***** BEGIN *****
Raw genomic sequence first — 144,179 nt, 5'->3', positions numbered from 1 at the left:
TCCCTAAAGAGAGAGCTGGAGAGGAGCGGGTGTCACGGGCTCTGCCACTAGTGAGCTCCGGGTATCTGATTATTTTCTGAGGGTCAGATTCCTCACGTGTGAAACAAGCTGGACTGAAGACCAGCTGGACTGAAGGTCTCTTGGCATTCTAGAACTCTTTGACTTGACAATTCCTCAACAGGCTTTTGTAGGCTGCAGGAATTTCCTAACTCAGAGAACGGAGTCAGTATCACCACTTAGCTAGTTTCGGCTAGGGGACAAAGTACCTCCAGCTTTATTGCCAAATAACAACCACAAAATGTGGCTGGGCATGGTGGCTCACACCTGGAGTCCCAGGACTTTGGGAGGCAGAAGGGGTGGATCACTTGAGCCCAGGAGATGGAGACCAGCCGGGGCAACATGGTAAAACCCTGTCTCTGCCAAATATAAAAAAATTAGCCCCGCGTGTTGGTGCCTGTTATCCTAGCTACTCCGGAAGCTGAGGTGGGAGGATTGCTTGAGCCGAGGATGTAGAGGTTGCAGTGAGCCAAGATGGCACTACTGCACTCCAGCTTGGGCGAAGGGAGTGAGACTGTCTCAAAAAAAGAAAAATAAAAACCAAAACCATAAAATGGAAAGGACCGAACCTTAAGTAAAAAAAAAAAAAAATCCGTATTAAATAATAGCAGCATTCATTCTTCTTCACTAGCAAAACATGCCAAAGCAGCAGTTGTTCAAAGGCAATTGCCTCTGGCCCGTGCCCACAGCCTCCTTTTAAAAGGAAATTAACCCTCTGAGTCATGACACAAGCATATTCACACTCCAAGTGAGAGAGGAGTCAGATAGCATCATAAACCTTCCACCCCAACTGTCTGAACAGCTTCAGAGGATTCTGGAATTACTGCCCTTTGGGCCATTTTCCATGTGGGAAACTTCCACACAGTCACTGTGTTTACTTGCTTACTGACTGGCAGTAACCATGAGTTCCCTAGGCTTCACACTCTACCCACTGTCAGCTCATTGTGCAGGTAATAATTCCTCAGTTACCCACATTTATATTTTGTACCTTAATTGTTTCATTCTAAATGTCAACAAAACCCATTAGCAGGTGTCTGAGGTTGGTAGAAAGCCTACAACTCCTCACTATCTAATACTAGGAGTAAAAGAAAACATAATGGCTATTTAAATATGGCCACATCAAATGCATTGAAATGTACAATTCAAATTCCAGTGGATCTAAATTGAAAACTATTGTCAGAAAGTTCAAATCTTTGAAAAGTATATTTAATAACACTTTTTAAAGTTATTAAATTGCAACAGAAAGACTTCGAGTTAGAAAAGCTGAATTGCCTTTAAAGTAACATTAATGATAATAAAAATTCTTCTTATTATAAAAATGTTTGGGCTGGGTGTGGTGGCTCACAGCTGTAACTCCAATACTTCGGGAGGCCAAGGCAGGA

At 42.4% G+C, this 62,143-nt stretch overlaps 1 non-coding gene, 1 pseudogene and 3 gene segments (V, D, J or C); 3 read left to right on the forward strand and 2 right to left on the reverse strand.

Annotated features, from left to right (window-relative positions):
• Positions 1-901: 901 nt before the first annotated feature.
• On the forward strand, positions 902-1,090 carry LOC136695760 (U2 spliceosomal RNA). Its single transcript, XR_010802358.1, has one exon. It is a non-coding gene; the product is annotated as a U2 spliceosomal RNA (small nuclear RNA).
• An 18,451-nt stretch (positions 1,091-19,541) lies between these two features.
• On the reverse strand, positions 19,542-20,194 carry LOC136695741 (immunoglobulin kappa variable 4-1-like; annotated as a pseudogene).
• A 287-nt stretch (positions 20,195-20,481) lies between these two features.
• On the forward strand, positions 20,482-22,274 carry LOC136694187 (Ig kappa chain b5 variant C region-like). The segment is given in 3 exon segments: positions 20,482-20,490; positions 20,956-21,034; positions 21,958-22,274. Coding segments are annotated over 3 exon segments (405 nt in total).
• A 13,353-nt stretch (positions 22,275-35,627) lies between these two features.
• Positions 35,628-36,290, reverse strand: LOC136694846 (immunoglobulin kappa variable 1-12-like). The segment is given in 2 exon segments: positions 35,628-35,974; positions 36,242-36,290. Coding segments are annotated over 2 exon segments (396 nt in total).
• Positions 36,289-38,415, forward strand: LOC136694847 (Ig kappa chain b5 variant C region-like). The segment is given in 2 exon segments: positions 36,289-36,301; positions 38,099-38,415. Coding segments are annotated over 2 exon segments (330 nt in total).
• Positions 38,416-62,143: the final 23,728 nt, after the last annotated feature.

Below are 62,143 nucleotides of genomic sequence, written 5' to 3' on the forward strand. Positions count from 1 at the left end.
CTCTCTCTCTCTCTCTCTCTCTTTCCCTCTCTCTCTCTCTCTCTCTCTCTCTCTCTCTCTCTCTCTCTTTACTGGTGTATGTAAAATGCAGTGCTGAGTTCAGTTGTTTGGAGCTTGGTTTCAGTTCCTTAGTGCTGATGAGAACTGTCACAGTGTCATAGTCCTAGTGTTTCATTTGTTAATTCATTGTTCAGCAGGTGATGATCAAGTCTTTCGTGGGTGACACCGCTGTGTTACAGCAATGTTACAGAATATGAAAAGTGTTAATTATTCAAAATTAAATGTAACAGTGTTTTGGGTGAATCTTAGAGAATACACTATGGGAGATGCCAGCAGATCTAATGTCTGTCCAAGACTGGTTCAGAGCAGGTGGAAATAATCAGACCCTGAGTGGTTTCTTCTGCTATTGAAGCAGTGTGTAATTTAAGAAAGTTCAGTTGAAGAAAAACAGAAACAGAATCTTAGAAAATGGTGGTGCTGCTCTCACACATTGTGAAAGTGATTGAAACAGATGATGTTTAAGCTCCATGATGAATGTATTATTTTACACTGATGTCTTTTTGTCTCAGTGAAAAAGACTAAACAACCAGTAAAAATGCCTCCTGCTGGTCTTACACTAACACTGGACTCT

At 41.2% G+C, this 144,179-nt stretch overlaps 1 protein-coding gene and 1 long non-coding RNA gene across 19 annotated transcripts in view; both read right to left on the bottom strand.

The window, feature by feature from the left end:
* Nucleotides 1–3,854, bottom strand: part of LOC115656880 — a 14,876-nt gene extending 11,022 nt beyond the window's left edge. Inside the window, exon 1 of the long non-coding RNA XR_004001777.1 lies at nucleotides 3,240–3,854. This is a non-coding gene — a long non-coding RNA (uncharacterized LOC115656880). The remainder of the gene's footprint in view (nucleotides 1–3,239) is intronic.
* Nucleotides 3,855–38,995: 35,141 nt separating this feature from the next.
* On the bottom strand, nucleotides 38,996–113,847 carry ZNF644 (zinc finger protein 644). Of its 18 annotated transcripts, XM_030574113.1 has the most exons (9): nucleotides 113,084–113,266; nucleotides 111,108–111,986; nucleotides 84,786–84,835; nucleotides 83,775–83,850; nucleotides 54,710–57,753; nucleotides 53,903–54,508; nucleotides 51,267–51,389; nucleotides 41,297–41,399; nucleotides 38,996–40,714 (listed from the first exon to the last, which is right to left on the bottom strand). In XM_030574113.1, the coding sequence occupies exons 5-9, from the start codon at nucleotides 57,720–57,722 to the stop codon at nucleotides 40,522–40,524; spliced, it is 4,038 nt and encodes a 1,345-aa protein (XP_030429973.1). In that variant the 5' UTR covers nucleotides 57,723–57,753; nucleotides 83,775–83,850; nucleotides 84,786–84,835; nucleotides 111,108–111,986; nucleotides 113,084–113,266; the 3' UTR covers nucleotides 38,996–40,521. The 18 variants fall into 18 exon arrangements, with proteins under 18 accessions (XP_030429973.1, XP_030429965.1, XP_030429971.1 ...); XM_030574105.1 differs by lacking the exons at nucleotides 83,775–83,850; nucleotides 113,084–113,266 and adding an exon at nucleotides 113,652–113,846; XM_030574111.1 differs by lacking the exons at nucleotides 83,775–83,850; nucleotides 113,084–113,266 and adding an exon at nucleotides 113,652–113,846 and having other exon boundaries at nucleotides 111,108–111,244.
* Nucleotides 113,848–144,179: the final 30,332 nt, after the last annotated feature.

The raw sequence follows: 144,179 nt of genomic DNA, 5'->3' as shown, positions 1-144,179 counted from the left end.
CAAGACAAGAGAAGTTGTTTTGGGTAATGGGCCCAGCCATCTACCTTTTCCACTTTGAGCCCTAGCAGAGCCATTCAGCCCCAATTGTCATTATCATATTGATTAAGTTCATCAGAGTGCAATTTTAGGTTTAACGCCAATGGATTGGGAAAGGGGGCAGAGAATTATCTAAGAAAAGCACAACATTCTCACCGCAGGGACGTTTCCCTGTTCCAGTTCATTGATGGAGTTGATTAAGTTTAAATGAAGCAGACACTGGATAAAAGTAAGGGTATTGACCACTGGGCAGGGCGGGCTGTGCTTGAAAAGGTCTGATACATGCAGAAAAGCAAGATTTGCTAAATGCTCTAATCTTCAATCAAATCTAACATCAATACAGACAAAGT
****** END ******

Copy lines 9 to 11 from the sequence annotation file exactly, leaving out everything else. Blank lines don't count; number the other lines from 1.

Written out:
• A 287-nt stretch (positions 20,195-20,481) lies between these two features.
• On the forward strand, positions 20,482-22,274 carry LOC136694187 (Ig kappa chain b5 variant C region-like). The segment is given in 3 exon segments: positions 20,482-20,490; positions 20,956-21,034; positions 21,958-22,274. Coding segments are annotated over 3 exon segments (405 nt in total).
• A 13,353-nt stretch (positions 22,275-35,627) lies between these two features.